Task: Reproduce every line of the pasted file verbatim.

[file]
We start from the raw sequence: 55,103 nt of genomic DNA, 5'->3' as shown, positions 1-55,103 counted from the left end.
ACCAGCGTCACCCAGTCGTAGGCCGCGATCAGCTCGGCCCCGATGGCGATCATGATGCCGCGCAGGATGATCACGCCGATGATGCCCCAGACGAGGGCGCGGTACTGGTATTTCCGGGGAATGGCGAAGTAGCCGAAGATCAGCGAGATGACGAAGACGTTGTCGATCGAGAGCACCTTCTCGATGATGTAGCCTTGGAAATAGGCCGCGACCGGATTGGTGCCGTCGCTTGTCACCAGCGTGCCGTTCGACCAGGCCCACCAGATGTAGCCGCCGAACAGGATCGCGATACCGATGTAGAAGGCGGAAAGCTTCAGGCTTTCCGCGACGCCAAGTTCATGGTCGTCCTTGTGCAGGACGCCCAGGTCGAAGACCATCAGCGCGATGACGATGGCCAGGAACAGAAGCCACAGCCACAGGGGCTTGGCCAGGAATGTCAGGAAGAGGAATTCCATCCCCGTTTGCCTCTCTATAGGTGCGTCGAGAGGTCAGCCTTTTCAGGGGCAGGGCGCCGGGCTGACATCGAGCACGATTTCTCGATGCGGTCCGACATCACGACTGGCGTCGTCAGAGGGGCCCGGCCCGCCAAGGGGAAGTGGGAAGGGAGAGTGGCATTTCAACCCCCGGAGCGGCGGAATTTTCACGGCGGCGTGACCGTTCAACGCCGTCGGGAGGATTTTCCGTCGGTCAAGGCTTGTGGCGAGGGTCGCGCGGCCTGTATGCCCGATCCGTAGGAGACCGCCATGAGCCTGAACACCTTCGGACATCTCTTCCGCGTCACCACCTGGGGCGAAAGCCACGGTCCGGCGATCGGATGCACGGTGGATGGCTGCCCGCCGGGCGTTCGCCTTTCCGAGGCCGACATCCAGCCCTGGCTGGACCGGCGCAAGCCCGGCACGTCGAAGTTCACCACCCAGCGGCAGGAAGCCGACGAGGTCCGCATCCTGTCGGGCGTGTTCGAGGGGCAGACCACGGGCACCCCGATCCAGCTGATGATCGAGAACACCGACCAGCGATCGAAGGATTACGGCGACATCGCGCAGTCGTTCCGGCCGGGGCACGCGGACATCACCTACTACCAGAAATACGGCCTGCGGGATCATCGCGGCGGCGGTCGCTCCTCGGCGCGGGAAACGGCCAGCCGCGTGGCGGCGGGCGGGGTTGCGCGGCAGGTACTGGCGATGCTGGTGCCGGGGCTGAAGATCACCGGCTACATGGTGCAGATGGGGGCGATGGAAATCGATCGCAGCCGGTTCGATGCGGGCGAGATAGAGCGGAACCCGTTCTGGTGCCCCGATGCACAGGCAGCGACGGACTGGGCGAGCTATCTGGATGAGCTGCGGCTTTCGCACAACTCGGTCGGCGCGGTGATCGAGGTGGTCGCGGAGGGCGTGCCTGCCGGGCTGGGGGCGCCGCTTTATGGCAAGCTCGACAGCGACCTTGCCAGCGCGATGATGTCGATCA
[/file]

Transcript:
We start from the raw sequence: 55,103 nt of genomic DNA, 5'->3' as shown, positions 1-55,103 counted from the left end.
ACCAGCGTCACCCAGTCGTAGGCCGCGATCAGCTCGGCCCCGATGGCGATCATGATGCCGCGCAGGATGATCACGCCGATGATGCCCCAGACGAGGGCGCGGTACTGGTATTTCCGGGGAATGGCGAAGTAGCCGAAGATCAGCGAGATGACGAAGACGTTGTCGATCGAGAGCACCTTCTCGATGATGTAGCCTTGGAAATAGGCCGCGACCGGATTGGTGCCGTCGCTTGTCACCAGCGTGCCGTTCGACCAGGCCCACCAGATGTAGCCGCCGAACAGGATCGCGATACCGATGTAGAAGGCGGAAAGCTTCAGGCTTTCCGCGACGCCAAGTTCATGGTCGTCCTTGTGCAGGACGCCCAGGTCGAAGACCATCAGCGCGATGACGATGGCCAGGAACAGAAGCCACAGCCACAGGGGCTTGGCCAGGAATGTCAGGAAGAGGAATTCCATCCCCGTTTGCCTCTCTATAGGTGCGTCGAGAGGTCAGCCTTTTCAGGGGCAGGGCGCCGGGCTGACATCGAGCACGATTTCTCGATGCGGTCCGACATCACGACTGGCGTCGTCAGAGGGGCCCGGCCCGCCAAGGGGAAGTGGGAAGGGAGAGTGGCATTTCAACCCCCGGAGCGGCGGAATTTTCACGGCGGCGTGACCGTTCAACGCCGTCGGGAGGATTTTCCGTCGGTCAAGGCTTGTGGCGAGGGTCGCGCGGCCTGTATGCCCGATCCGTAGGAGACCGCCATGAGCCTGAACACCTTCGGACATCTCTTCCGCGTCACCACCTGGGGCGAAAGCCACGGTCCGGCGATCGGATGCACGGTGGATGGCTGCCCGCCGGGCGTTCGCCTTTCCGAGGCCGACATCCAGCCCTGGCTGGACCGGCGCAAGCCCGGCACGTCGAAGTTCACCACCCAGCGGCAGGAAGCCGACGAGGTCCGCATCCTGTCGGGCGTGTTCGAGGGGCAGACCACGGGCACCCCGATCCAGCTGATGATCGAGAACACCGACCAGCGATCGAAGGATTACGGCGACATCGCGCAGTCGTTCCGGCCGGGGCACGCGGACATCACCTACTACCAGAAATACGGCCTGCGGGATCATCGCGGCGGCGGTCGCTCCTCGGCGCGGGAAACGGCCAGCCGCGTGGCGGCGGGCGGGGTTGCGCGGCAGGTACTGGCGATGCTGGTGCCGGGGCTGAAGATCACCGGCTACATGGTGCAGATGGGGGCGATGGAAATCGATCGCAGCCGGTTCGATGCGGGCGAGATAGAGCGGAACCCGTTCTGGTGCCCCGATGCACAGGCAGCGACGGACTGGGCGAGCTATCTGGATGAGCTGCGGCTTTCGCACAACTCGGTCGGCGCGGTGATCGAGGTGGTCGCGGAGGGCGTGCCTGCCGGGCTGGGGGCGCCGCTTTATGGCAAGCTCGACAGCGACCTTGCCAGCGCGATGATGTCGATCA